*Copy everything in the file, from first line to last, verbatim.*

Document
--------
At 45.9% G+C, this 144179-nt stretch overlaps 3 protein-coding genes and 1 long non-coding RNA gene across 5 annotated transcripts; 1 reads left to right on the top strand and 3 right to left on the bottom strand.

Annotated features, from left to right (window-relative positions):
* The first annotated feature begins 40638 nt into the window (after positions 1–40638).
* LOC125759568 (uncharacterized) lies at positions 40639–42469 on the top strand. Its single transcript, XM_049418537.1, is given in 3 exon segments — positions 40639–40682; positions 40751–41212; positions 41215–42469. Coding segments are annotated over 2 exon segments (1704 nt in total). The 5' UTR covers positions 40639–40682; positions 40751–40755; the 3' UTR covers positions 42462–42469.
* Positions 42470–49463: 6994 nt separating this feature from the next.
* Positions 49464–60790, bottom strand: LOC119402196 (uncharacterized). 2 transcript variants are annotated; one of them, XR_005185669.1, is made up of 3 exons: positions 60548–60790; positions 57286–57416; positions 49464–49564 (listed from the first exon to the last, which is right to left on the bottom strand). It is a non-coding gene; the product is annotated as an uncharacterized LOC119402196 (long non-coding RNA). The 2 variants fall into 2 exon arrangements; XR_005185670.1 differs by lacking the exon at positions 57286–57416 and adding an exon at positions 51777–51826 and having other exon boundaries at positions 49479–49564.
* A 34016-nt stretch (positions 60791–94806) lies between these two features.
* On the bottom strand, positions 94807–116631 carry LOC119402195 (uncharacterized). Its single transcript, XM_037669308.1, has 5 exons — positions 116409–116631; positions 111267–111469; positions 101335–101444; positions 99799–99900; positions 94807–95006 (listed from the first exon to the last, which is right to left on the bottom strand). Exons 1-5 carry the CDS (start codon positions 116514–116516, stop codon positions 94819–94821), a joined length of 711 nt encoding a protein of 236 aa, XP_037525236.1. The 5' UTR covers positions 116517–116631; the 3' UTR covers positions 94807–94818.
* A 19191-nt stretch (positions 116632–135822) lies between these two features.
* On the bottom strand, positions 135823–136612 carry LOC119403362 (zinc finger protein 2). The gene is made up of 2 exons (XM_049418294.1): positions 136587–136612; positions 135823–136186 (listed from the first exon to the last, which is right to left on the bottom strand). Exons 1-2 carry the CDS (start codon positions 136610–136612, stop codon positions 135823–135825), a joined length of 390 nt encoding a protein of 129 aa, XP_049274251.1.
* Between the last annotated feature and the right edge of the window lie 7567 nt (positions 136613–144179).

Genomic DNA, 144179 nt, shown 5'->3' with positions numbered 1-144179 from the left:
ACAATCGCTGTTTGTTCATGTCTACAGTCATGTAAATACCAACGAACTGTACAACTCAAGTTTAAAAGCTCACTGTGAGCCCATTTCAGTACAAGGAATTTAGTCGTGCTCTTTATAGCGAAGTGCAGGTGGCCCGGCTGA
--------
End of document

At 45.9% G+C, this 144179-nt stretch overlaps 3 protein-coding genes and 1 long non-coding RNA gene across 5 annotated transcripts; 1 reads left to right on the top strand and 3 right to left on the bottom strand.

Annotated features, from left to right (window-relative positions):
* The first annotated feature begins 40638 nt into the window (after positions 1–40638).
* LOC125759568 (uncharacterized) lies at positions 40639–42469 on the top strand. Its single transcript, XM_049418537.1, is given in 3 exon segments — positions 40639–40682; positions 40751–41212; positions 41215–42469. Coding segments are annotated over 2 exon segments (1704 nt in total). The 5' UTR covers positions 40639–40682; positions 40751–40755; the 3' UTR covers positions 42462–42469.
* Positions 42470–49463: 6994 nt separating this feature from the next.
* Positions 49464–60790, bottom strand: LOC119402196 (uncharacterized). 2 transcript variants are annotated; one of them, XR_005185669.1, is made up of 3 exons: positions 60548–60790; positions 57286–57416; positions 49464–49564 (listed from the first exon to the last, which is right to left on the bottom strand). It is a non-coding gene; the product is annotated as an uncharacterized LOC119402196 (long non-coding RNA). The 2 variants fall into 2 exon arrangements; XR_005185670.1 differs by lacking the exon at positions 57286–57416 and adding an exon at positions 51777–51826 and having other exon boundaries at positions 49479–49564.
* A 34016-nt stretch (positions 60791–94806) lies between these two features.
* On the bottom strand, positions 94807–116631 carry LOC119402195 (uncharacterized). Its single transcript, XM_037669308.1, has 5 exons — positions 116409–116631; positions 111267–111469; positions 101335–101444; positions 99799–99900; positions 94807–95006 (listed from the first exon to the last, which is right to left on the bottom strand). Exons 1-5 carry the CDS (start codon positions 116514–116516, stop codon positions 94819–94821), a joined length of 711 nt encoding a protein of 236 aa, XP_037525236.1. The 5' UTR covers positions 116517–116631; the 3' UTR covers positions 94807–94818.
* A 19191-nt stretch (positions 116632–135822) lies between these two features.
* On the bottom strand, positions 135823–136612 carry LOC119403362 (zinc finger protein 2). The gene is made up of 2 exons (XM_049418294.1): positions 136587–136612; positions 135823–136186 (listed from the first exon to the last, which is right to left on the bottom strand). Exons 1-2 carry the CDS (start codon positions 136610–136612, stop codon positions 135823–135825), a joined length of 390 nt encoding a protein of 129 aa, XP_049274251.1.
* Between the last annotated feature and the right edge of the window lie 7567 nt (positions 136613–144179).

Genomic DNA, 144179 nt, shown 5'->3' with positions numbered 1-144179 from the left:
ACAATCGCTGTTTGTTCATGTCTACAGTCATGTAAATACCAACGAACTGTACAACTCAAGTTTAAAAGCTCACTGTGAGCCCATTTCAGTACAAGGAATTTAGTCGTGCTCTTTATAGCGAAGTGCAGGTGGCCCGGCTGA